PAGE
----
A second state judge in as many weeks struck down Florida’s same-sex marriage ban as unconstitutional in a ruling handed down Friday that only applies to Miami-Dade County.
Circuit Court Judge Sarah Zabel found Florida law prohibiting same-sex marriage violates the Due Process and Equal Protection Clauses of the U.S. Constitution and also offends “basic human dignity.”
“The flood of cases that have come out since Windsor amply demonstrates this truth as not one court has found a same-sex marriage ban to be constitutional,” Zabel wrote. “As case after case has come out, unified in their well-reasoned constitutional condemnation of the deprivation of one class of person’s right to marry, the answer to the question of whether it is constitutionally permissible to deprive same-sex couples of the right to marry has become increasingly obvious: Of course it is not. Preventing couples from marrying solely on the basis of their sexual orientation serves no governmental interest. It serves only to hurt, to discriminate, to deprive same-sex couples and their families of equal dignity, to label and treat them as second-class citizens, and to deem them unworthy of participation in one of the fundamental institutions of our society.”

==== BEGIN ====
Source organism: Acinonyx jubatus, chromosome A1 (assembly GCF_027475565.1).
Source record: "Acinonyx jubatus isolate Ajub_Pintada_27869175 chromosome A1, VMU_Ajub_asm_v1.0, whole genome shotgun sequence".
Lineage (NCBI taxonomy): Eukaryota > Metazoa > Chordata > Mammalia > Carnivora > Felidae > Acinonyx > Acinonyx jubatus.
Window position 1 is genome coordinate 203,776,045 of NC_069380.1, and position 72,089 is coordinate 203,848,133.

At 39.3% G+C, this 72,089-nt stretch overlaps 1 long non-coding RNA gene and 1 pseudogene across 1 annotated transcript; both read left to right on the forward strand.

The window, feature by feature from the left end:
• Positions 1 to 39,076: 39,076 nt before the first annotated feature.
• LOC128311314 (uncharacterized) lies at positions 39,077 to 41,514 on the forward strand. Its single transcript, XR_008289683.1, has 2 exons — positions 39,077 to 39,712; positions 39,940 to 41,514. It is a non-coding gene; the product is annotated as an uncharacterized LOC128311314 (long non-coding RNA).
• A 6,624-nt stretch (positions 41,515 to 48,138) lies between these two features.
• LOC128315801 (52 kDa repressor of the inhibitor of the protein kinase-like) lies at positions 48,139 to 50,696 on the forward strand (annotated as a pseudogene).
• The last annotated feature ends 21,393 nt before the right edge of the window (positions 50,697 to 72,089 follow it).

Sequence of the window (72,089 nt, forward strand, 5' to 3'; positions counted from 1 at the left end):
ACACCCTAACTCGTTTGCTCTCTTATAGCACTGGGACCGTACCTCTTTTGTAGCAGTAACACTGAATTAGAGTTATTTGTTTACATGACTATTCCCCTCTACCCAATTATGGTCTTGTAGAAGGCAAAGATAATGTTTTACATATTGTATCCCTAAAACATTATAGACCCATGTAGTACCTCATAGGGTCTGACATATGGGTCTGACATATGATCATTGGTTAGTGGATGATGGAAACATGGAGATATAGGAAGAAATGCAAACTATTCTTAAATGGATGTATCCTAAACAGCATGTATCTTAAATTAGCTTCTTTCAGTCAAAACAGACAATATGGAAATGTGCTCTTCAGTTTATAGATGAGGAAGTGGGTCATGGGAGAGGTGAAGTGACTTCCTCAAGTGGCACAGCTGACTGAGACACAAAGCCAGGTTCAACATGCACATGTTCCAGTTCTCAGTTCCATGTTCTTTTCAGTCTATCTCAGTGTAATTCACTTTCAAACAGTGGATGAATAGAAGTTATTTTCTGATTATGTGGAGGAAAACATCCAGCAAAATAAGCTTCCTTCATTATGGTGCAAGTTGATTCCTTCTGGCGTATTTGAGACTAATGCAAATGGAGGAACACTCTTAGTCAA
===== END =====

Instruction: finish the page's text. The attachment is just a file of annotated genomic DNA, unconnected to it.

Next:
Zabel stayed her decision pending an expected appeal. The decision comes after another state judge found Florida’s same-sex marriage ban unconstitutional last week in a decision that applied only to Monroe County.
In her decision today, Zabel noted that the U.S. has a long history of minority groups, such as women and African-Americans, fighting against prejudice to achieve equality.
“Notably absent from this protracted march towards social justice was any progress for the gay, lesbian, bisexual, and transgender community until quite recently,” she wrote. “However, as evidenced by the avalanche of court decisions unanimously favoring marriage equality, the dam that was denying justice on this front has been broken.”